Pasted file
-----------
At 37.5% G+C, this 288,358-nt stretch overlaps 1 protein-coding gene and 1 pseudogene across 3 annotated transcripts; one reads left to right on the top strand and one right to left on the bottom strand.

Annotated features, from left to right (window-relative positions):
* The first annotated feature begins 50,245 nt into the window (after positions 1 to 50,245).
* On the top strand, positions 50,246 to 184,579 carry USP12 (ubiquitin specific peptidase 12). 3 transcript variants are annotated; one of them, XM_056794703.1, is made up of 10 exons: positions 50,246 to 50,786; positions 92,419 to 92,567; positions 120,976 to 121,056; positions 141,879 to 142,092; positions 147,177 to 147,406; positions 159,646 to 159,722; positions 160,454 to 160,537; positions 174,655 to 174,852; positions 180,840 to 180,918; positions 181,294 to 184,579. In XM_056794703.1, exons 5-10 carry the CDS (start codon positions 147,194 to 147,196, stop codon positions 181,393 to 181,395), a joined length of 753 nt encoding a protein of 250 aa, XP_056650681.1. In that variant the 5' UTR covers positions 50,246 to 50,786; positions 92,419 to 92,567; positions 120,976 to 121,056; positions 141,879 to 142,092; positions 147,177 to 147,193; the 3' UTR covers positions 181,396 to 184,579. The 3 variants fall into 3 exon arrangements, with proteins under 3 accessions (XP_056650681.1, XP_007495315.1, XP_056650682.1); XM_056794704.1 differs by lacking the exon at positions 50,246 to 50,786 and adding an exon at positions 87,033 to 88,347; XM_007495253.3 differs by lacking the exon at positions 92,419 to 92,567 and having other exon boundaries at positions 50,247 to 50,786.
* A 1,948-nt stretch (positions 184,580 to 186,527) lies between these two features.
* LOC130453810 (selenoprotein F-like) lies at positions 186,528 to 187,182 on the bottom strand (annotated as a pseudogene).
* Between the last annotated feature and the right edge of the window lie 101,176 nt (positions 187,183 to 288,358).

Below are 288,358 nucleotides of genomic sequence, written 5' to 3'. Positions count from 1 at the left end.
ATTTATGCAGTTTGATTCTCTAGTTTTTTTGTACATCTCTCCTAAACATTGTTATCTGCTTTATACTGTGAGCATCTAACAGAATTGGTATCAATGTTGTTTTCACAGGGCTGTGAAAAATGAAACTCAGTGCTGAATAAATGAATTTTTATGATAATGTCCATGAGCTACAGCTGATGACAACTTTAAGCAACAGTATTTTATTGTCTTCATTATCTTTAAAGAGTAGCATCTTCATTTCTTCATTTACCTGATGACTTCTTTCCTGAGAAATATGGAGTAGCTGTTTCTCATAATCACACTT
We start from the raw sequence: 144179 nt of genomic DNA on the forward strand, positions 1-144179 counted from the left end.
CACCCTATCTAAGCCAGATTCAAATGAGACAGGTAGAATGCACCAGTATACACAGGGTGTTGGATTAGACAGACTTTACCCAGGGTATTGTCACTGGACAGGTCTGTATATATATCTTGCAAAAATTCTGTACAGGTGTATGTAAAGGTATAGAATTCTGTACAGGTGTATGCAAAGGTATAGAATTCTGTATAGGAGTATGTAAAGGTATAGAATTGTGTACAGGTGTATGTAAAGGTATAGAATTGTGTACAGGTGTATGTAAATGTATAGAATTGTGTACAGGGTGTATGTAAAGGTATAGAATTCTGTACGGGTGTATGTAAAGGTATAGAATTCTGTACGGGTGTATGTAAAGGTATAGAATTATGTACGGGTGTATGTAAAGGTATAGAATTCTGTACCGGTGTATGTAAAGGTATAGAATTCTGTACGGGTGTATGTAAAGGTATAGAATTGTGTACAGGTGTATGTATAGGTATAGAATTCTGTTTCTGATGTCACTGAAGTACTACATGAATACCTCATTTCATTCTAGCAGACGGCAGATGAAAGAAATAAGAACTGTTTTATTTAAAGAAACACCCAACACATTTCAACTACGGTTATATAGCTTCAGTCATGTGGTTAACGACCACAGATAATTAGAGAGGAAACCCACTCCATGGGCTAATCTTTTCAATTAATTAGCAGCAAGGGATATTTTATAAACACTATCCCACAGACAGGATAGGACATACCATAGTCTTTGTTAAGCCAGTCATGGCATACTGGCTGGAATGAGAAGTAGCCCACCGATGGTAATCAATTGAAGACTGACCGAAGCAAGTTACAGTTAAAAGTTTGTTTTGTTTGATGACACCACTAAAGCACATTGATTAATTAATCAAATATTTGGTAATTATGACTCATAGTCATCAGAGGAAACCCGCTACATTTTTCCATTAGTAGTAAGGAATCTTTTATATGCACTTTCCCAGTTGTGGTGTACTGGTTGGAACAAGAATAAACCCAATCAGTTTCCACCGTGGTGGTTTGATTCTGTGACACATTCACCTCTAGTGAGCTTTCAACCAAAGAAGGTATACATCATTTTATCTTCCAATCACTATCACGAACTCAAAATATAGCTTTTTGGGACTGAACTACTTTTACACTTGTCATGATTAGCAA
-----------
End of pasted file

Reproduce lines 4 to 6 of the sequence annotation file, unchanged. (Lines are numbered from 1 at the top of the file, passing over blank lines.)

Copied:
* On the top strand, positions 50,246 to 184,579 carry USP12 (ubiquitin specific peptidase 12). 3 transcript variants are annotated; one of them, XM_056794703.1, is made up of 10 exons: positions 50,246 to 50,786; positions 92,419 to 92,567; positions 120,976 to 121,056; positions 141,879 to 142,092; positions 147,177 to 147,406; positions 159,646 to 159,722; positions 160,454 to 160,537; positions 174,655 to 174,852; positions 180,840 to 180,918; positions 181,294 to 184,579. In XM_056794703.1, exons 5-10 carry the CDS (start codon positions 147,194 to 147,196, stop codon positions 181,393 to 181,395), a joined length of 753 nt encoding a protein of 250 aa, XP_056650681.1. In that variant the 5' UTR covers positions 50,246 to 50,786; positions 92,419 to 92,567; positions 120,976 to 121,056; positions 141,879 to 142,092; positions 147,177 to 147,193; the 3' UTR covers positions 181,396 to 184,579. The 3 variants fall into 3 exon arrangements, with proteins under 3 accessions (XP_056650681.1, XP_007495315.1, XP_056650682.1); XM_056794704.1 differs by lacking the exon at positions 50,246 to 50,786 and adding an exon at positions 87,033 to 88,347; XM_007495253.3 differs by lacking the exon at positions 92,419 to 92,567 and having other exon boundaries at positions 50,247 to 50,786.
* A 1,948-nt stretch (positions 184,580 to 186,527) lies between these two features.
* LOC130453810 (selenoprotein F-like) lies at positions 186,528 to 187,182 on the bottom strand (annotated as a pseudogene).